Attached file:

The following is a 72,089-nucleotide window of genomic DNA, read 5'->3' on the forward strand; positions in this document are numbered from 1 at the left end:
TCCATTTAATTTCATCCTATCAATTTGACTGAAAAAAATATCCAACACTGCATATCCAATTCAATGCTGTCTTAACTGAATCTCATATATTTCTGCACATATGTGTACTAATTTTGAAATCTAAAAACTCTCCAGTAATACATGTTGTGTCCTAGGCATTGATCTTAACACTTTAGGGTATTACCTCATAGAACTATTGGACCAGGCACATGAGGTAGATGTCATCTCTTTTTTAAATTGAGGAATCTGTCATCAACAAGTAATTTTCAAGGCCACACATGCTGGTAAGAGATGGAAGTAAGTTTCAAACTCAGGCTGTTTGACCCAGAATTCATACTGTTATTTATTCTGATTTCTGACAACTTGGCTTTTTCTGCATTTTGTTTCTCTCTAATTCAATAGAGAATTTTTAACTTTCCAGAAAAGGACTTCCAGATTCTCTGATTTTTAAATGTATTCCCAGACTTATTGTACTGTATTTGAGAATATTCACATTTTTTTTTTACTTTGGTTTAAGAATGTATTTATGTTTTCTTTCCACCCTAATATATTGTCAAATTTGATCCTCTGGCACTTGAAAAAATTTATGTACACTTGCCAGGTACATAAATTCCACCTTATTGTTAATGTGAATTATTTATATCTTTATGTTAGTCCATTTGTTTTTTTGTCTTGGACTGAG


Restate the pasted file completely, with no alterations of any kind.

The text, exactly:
The following is a 72,089-nucleotide window of genomic DNA, read 5'->3' on the forward strand; positions in this document are numbered from 1 at the left end:
TCCATTTAATTTCATCCTATCAATTTGACTGAAAAAAATATCCAACACTGCATATCCAATTCAATGCTGTCTTAACTGAATCTCATATATTTCTGCACATATGTGTACTAATTTTGAAATCTAAAAACTCTCCAGTAATACATGTTGTGTCCTAGGCATTGATCTTAACACTTTAGGGTATTACCTCATAGAACTATTGGACCAGGCACATGAGGTAGATGTCATCTCTTTTTTAAATTGAGGAATCTGTCATCAACAAGTAATTTTCAAGGCCACACATGCTGGTAAGAGATGGAAGTAAGTTTCAAACTCAGGCTGTTTGACCCAGAATTCATACTGTTATTTATTCTGATTTCTGACAACTTGGCTTTTTCTGCATTTTGTTTCTCTCTAATTCAATAGAGAATTTTTAACTTTCCAGAAAAGGACTTCCAGATTCTCTGATTTTTAAATGTATTCCCAGACTTATTGTACTGTATTTGAGAATATTCACATTTTTTTTTTACTTTGGTTTAAGAATGTATTTATGTTTTCTTTCCACCCTAATATATTGTCAAATTTGATCCTCTGGCACTTGAAAAAATTTATGTACACTTGCCAGGTACATAAATTCCACCTTATTGTTAATGTGAATTATTTATATCTTTATGTTAGTCCATTTGTTTTTTTGTCTTGGACTGAG